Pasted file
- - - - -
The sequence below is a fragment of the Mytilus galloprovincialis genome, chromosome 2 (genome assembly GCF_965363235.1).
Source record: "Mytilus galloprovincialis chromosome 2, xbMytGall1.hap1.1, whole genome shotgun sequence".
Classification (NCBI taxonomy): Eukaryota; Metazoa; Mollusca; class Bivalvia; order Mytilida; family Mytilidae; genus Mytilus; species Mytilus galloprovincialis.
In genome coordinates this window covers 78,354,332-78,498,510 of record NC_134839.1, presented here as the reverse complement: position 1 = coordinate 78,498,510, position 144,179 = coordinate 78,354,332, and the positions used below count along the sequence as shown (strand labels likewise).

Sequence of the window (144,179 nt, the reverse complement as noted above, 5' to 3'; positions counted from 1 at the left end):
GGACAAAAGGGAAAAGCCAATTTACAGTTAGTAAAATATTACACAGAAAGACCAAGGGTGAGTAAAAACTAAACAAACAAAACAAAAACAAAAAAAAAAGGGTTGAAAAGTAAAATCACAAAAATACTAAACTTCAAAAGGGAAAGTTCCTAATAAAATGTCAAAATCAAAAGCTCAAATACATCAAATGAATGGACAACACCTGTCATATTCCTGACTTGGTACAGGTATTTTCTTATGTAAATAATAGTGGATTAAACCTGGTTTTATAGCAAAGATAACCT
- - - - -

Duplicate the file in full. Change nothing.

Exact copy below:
The sequence below is a fragment of the Mytilus galloprovincialis genome, chromosome 2 (genome assembly GCF_965363235.1).
Source record: "Mytilus galloprovincialis chromosome 2, xbMytGall1.hap1.1, whole genome shotgun sequence".
Classification (NCBI taxonomy): Eukaryota; Metazoa; Mollusca; class Bivalvia; order Mytilida; family Mytilidae; genus Mytilus; species Mytilus galloprovincialis.
In genome coordinates this window covers 78,354,332-78,498,510 of record NC_134839.1, presented here as the reverse complement: position 1 = coordinate 78,498,510, position 144,179 = coordinate 78,354,332, and the positions used below count along the sequence as shown (strand labels likewise).

Sequence of the window (144,179 nt, the reverse complement as noted above, 5' to 3'; positions counted from 1 at the left end):
GGACAAAAGGGAAAAGCCAATTTACAGTTAGTAAAATATTACACAGAAAGACCAAGGGTGAGTAAAAACTAAACAAACAAAACAAAAACAAAAAAAAAAGGGTTGAAAAGTAAAATCACAAAAATACTAAACTTCAAAAGGGAAAGTTCCTAATAAAATGTCAAAATCAAAAGCTCAAATACATCAAATGAATGGACAACACCTGTCATATTCCTGACTTGGTACAGGTATTTTCTTATGTAAATAATAGTGGATTAAACCTGGTTTTATAGCAAAGATAACCT